Tag Archives: US Supreme Court

Albert Mohler: It’s Much Bigger Than Jack Phillips


Earlier this year, the nation’s highest court handed down a decision in the case of Jack Phillips, the baker from Colorado who had been found guilty by the state’s Civil Rights Commission of having violated the rights of LGBT persons by refusing to create cakes with certain messages.

The result was a seven-two decision in favor of Jack.

But now Jack—after the US Supreme Court victory—has some of the very same folks coming back for him again.

Alliance Defending Freedom—the group that successfully defended Jack Phillips all the way to the Supreme Court—is representing him again.

What you haven’t seen reported much is that this is—to put it succinctly—a scam. His opponents in Colorado have made a crusade out of pestering him with outrageous cake requests and then complaining to state officials when he refuses.

The issues here are much bigger than just Jack Phillips.

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Michael Medved: Honor The Law, Not Feelings Or Favoritism

Opioid

Democrats opposed to the Supreme Court nomination of Neal Gorsuch cite his “legalistic” failure to show consistent favor to “the little guy” against big corporations. But Gorsuch defenders insist that an impartial judge can’t allow emotion to tilt the scales of justice.

In this, Gorsuch echoes both his mentor, Justice Scalia, and the Bible. In Leviticus God commands: “You shall not commit a perversion of justice; you shall not favor the poor, and you shall not honor the great.” The prophetic books and the New Testament Book of Acts make similar points, describing God as “no respecter of persons” who applies standards equally.

Traditional Jewish commentators insist on a crucial distinction between charity—which is a personal obligation to show mercy to the unfortunate—and justice—which is a communal responsibility to honor the law above feelings or favoritism.

We must remain a nation of laws, not men; of principle, not personal preference.

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Gorsuch: Eminently Qualified

Billy Graham

New York Senator Charles Schumer recently announced that he and his Democratic colleagues in the Senate will filibuster the nomination of Neil Gorsuch to the United States Supreme Court.

The reality is that if there is anyone qualified to sit on the U.S. Supreme Court, it is Judge Neil Gorsuch.

Nonetheless, what is at stake is not the judge’s qualifications, but his understanding of the constitution as a text limited by its words and sentences and the intention of its authors, rather than an evolving text to be interpreted by contemporary judges according to their own current political understanding.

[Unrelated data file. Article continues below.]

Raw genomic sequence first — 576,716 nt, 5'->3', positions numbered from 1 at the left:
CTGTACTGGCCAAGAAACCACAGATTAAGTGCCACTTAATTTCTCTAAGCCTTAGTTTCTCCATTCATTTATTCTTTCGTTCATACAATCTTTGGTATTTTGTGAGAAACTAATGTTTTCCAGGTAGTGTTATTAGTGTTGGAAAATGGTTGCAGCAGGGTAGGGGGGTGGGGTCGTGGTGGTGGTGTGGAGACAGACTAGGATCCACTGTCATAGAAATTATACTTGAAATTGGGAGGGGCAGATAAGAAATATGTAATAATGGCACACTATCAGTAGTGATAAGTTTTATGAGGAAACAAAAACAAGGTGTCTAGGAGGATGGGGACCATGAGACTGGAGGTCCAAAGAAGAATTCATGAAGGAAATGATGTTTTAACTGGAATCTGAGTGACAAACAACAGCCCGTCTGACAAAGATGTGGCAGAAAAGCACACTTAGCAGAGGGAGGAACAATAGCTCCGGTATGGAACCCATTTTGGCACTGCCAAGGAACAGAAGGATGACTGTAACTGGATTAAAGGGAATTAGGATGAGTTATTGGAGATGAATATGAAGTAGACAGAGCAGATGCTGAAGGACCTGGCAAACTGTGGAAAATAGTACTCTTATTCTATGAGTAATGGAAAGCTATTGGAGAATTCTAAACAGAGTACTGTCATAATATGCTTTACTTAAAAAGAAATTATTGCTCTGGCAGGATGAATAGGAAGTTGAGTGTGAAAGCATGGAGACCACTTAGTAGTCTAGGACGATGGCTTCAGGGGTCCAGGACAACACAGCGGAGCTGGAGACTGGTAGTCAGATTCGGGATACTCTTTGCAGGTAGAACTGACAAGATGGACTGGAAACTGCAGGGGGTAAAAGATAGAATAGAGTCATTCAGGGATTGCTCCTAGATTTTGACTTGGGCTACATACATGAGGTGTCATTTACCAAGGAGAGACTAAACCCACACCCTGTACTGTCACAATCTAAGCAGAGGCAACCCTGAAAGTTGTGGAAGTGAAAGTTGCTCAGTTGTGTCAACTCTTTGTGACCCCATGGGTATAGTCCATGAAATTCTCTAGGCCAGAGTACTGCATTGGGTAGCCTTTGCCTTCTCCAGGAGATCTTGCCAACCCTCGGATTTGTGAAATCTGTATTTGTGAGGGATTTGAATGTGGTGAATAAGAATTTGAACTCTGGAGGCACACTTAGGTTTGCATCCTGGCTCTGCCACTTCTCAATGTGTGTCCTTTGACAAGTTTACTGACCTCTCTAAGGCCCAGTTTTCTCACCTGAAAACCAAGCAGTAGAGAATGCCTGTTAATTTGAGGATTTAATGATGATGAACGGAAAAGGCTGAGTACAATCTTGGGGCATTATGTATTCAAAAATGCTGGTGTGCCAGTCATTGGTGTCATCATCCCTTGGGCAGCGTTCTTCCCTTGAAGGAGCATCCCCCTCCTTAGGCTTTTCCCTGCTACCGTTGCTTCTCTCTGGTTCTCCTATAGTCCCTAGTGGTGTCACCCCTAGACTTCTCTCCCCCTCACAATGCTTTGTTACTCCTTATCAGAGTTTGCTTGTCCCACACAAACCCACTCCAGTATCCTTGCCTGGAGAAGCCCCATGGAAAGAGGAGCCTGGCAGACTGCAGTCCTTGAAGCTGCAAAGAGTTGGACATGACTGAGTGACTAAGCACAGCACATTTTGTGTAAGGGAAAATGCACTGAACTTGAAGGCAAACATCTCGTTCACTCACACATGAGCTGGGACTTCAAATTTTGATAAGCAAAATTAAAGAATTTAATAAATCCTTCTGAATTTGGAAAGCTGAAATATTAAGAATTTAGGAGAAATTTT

If indeed the Democrats follow through with a filibuster on the nomination of Judge Neil Gorsuch, then Republicans must change the rules of the Senate, to make certain that this presidential nominee sits on the United States Supreme Court.

The battle over the Court in this generation is not happening by accident. It is happening precisely because both sides understand just how much is truly at stake.

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Albert Mohler: Justice Alito’s Warning

Billy Graham

Justice Samuel Alito of the United States Supreme Court recently delivered a bracing message to a group of Catholic lawyers.

Justice Alito said, “A wind is picking up that is hostile to those with traditional moral beliefs.” Referencing his minority opinion in the Obergefell decision, which legalized same-sex marriage nationwide, he said that the decision would be used to “vilify those who disagree, and treat them as bigots.”

It is clear that Justice Alito is very concerned. Those who pressed for the legalization of same-sex marriage are now pressing for the normalization of all same-sex relationships throughout the entire culture.

He went on to say that “we are likely to see pitched battles both in the courts and in Congress, state legislatures and town halls, but the most important fight is for the hearts and minds of our fellow Americans.”

Here you have a justice of the Supreme Court saying that the biggest case is not the case before his court, but the one in the court of public opinion.

We cannot say that we were not warned.

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